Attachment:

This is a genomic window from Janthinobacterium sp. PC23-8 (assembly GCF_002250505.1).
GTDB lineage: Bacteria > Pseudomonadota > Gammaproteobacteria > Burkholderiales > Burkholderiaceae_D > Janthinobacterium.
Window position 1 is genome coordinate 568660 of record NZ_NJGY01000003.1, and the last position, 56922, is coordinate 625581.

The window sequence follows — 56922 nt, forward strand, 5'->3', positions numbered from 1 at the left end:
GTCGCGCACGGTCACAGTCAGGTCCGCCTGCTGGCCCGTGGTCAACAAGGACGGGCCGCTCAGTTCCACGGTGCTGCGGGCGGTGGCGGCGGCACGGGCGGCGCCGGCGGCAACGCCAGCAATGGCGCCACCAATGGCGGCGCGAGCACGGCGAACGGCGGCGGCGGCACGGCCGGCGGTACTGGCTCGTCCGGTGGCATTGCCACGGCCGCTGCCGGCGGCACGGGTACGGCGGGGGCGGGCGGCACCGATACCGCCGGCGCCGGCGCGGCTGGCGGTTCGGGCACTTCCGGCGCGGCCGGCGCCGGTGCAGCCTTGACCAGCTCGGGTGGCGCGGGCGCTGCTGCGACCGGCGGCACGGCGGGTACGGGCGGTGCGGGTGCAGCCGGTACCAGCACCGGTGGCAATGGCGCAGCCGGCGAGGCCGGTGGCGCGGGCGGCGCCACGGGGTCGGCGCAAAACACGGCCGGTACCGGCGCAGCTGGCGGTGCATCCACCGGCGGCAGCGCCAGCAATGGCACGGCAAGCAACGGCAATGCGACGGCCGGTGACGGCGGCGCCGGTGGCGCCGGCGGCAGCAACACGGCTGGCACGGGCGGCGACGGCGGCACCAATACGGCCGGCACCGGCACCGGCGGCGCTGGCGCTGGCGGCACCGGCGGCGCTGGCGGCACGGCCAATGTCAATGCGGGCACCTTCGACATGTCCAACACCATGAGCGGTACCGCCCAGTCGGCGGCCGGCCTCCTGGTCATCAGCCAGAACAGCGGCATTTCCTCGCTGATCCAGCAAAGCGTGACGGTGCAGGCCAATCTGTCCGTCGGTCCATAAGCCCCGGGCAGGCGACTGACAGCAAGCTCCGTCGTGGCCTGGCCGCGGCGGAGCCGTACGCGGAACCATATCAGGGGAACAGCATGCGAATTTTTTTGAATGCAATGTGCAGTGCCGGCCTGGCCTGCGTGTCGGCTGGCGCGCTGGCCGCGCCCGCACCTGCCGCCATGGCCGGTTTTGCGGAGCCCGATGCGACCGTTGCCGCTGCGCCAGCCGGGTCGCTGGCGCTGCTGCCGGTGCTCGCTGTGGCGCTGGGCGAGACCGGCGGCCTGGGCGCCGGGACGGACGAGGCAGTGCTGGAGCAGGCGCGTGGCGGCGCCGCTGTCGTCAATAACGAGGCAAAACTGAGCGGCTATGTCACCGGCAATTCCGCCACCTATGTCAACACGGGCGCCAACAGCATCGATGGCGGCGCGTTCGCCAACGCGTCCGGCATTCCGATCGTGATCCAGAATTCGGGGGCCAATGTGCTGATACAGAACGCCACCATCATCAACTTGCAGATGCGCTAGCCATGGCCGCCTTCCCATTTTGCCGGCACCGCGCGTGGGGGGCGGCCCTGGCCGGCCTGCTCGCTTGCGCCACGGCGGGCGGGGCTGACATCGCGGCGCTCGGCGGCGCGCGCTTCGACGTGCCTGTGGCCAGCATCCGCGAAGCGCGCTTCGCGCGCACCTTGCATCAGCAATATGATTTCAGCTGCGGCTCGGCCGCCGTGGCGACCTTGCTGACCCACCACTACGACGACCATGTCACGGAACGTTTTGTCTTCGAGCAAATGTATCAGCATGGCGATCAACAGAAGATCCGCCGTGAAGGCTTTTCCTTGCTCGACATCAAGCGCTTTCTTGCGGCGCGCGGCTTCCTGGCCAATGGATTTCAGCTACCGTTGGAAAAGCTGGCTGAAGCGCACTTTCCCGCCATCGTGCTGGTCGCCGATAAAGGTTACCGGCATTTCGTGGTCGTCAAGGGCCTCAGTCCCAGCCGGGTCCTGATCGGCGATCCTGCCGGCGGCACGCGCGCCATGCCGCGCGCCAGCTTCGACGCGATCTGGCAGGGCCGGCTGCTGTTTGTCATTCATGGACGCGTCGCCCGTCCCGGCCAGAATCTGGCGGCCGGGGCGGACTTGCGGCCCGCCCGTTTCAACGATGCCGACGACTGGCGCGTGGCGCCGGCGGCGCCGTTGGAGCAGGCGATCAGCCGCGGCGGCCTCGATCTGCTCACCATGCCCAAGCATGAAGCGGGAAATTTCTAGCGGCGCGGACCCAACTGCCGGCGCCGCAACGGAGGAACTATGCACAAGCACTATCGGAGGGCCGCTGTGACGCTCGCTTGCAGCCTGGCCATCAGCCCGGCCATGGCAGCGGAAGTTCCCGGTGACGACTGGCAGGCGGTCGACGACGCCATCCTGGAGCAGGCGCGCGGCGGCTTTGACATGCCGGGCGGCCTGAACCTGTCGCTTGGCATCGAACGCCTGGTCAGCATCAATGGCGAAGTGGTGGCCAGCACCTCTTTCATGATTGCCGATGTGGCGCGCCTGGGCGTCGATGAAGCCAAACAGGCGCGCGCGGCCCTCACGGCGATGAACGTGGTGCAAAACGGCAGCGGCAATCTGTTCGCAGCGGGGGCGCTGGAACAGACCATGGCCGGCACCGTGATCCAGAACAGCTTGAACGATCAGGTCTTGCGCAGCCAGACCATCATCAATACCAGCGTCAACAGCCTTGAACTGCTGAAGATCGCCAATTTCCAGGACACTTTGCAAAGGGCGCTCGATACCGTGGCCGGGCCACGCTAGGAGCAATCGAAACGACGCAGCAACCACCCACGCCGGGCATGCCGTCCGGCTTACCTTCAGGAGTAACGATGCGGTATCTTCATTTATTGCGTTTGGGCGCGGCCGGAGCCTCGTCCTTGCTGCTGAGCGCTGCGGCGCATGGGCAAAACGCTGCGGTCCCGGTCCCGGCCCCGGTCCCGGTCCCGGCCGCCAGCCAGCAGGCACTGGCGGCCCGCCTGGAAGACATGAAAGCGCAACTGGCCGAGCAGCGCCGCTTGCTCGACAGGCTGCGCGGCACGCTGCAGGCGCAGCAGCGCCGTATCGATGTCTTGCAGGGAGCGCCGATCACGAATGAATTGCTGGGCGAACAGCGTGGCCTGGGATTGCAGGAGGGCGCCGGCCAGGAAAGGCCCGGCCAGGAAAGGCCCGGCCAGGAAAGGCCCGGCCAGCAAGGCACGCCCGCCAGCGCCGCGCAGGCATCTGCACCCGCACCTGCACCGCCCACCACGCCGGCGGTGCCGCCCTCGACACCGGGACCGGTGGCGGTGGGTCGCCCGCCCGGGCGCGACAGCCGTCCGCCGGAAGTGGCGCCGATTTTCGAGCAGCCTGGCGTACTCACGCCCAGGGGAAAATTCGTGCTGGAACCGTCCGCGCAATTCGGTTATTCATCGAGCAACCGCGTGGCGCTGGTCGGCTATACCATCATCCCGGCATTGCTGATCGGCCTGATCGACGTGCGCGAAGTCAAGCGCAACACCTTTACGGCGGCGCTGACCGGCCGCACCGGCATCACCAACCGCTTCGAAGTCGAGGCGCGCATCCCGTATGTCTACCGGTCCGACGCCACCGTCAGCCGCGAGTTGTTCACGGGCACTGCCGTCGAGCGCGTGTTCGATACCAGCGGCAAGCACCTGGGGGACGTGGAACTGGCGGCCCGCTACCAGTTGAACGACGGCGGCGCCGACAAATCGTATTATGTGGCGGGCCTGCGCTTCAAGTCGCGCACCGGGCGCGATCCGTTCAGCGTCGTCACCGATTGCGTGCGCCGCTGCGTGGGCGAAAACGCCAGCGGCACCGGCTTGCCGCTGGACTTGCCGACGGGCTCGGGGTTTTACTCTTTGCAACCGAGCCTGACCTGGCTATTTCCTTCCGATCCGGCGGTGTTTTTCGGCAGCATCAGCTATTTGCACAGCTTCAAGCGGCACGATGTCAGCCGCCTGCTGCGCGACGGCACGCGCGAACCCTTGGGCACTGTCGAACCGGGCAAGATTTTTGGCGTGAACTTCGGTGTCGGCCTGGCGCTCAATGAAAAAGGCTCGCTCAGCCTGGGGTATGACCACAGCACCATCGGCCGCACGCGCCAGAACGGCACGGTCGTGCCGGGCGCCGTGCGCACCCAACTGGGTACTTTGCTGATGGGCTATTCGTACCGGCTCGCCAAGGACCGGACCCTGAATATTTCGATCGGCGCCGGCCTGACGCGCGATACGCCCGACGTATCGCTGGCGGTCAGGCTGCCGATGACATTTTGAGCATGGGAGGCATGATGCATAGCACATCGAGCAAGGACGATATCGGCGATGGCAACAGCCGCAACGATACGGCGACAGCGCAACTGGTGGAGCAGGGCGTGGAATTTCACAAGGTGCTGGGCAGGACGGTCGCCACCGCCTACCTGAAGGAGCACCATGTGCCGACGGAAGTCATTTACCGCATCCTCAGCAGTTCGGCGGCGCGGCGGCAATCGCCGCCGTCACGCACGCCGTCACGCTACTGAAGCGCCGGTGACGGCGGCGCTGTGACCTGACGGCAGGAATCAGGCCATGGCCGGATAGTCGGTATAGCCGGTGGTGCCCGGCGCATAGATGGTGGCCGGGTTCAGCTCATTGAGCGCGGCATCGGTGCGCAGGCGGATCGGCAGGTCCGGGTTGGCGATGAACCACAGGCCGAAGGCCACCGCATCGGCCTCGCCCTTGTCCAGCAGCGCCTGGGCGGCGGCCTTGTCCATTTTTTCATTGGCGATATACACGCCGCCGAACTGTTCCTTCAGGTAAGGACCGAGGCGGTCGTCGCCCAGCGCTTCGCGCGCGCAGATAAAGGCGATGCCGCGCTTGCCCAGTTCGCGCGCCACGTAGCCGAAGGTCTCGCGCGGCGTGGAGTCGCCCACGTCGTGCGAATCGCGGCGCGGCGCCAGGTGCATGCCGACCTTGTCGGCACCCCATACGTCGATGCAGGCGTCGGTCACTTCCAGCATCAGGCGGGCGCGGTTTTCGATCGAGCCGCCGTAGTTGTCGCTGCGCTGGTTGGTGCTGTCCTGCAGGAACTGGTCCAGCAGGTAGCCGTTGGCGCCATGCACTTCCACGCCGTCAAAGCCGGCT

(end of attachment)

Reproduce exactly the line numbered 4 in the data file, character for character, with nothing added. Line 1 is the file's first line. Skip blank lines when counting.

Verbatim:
The window sequence follows — 56922 nt, forward strand, 5'->3', positions numbered from 1 at the left end: